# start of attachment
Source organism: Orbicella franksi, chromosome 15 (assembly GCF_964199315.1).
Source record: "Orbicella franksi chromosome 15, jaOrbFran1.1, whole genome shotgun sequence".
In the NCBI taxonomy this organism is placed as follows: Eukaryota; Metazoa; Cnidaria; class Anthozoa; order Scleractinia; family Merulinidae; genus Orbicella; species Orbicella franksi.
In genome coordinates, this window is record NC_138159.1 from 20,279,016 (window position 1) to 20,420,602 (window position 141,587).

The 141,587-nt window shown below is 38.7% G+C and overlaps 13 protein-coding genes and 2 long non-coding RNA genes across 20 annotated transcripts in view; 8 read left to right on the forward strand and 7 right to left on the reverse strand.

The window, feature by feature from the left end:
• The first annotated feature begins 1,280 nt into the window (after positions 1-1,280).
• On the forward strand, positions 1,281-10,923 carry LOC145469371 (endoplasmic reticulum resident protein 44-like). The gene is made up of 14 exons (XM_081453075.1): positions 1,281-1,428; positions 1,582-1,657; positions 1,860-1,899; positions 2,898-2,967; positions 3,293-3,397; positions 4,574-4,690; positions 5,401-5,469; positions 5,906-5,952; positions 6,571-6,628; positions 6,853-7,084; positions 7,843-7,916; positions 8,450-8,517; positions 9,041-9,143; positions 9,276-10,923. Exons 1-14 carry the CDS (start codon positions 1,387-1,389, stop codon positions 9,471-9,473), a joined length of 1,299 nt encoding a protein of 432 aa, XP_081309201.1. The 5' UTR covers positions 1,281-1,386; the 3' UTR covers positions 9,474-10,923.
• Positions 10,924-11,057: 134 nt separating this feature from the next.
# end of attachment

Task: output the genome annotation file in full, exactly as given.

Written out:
Source organism: Orbicella franksi, chromosome 15 (assembly GCF_964199315.1).
Source record: "Orbicella franksi chromosome 15, jaOrbFran1.1, whole genome shotgun sequence".
In the NCBI taxonomy this organism is placed as follows: Eukaryota; Metazoa; Cnidaria; class Anthozoa; order Scleractinia; family Merulinidae; genus Orbicella; species Orbicella franksi.
In genome coordinates, this window is record NC_138159.1 from 20,279,016 (window position 1) to 20,420,602 (window position 141,587).

The 141,587-nt window shown below is 38.7% G+C and overlaps 13 protein-coding genes and 2 long non-coding RNA genes across 20 annotated transcripts in view; 8 read left to right on the forward strand and 7 right to left on the reverse strand.

The window, feature by feature from the left end:
• The first annotated feature begins 1,280 nt into the window (after positions 1-1,280).
• On the forward strand, positions 1,281-10,923 carry LOC145469371 (endoplasmic reticulum resident protein 44-like). The gene is made up of 14 exons (XM_081453075.1): positions 1,281-1,428; positions 1,582-1,657; positions 1,860-1,899; positions 2,898-2,967; positions 3,293-3,397; positions 4,574-4,690; positions 5,401-5,469; positions 5,906-5,952; positions 6,571-6,628; positions 6,853-7,084; positions 7,843-7,916; positions 8,450-8,517; positions 9,041-9,143; positions 9,276-10,923. Exons 1-14 carry the CDS (start codon positions 1,387-1,389, stop codon positions 9,471-9,473), a joined length of 1,299 nt encoding a protein of 432 aa, XP_081309201.1. The 5' UTR covers positions 1,281-1,386; the 3' UTR covers positions 9,474-10,923.
• Positions 10,924-11,057: 134 nt separating this feature from the next.